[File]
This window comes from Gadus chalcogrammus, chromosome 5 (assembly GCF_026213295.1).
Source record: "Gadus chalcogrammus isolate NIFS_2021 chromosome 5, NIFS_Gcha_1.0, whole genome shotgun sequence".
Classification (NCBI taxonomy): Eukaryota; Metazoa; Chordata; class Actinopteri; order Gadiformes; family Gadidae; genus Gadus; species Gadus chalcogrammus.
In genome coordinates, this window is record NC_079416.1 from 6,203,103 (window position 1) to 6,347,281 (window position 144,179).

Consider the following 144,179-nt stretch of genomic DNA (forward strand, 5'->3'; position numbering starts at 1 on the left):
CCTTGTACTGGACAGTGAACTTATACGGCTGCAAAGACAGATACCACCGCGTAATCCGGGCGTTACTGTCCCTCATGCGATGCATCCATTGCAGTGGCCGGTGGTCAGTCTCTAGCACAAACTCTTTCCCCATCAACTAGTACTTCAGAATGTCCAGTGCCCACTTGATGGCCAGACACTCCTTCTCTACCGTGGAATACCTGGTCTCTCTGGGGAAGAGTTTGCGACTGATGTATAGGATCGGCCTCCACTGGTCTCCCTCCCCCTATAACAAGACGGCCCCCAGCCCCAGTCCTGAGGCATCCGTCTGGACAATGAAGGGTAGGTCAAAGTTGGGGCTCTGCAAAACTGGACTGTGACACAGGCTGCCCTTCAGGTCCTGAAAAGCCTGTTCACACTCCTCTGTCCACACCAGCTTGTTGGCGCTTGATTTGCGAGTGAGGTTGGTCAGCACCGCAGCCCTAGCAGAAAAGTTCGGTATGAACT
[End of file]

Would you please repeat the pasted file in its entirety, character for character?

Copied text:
This window comes from Gadus chalcogrammus, chromosome 5 (assembly GCF_026213295.1).
Source record: "Gadus chalcogrammus isolate NIFS_2021 chromosome 5, NIFS_Gcha_1.0, whole genome shotgun sequence".
Classification (NCBI taxonomy): Eukaryota; Metazoa; Chordata; class Actinopteri; order Gadiformes; family Gadidae; genus Gadus; species Gadus chalcogrammus.
In genome coordinates, this window is record NC_079416.1 from 6,203,103 (window position 1) to 6,347,281 (window position 144,179).

Consider the following 144,179-nt stretch of genomic DNA (forward strand, 5'->3'; position numbering starts at 1 on the left):
CCTTGTACTGGACAGTGAACTTATACGGCTGCAAAGACAGATACCACCGCGTAATCCGGGCGTTACTGTCCCTCATGCGATGCATCCATTGCAGTGGCCGGTGGTCAGTCTCTAGCACAAACTCTTTCCCCATCAACTAGTACTTCAGAATGTCCAGTGCCCACTTGATGGCCAGACACTCCTTCTCTACCGTGGAATACCTGGTCTCTCTGGGGAAGAGTTTGCGACTGATGTATAGGATCGGCCTCCACTGGTCTCCCTCCCCCTATAACAAGACGGCCCCCAGCCCCAGTCCTGAGGCATCCGTCTGGACAATGAAGGGTAGGTCAAAGTTGGGGCTCTGCAAAACTGGACTGTGACACAGGCTGCCCTTCAGGTCCTGAAAAGCCTGTTCACACTCCTCTGTCCACACCAGCTTGTTGGCGCTTGATTTGCGAGTGAGGTTGGTCAGCACCGCAGCCCTAGCAGAAAAGTTCGGTATGAACT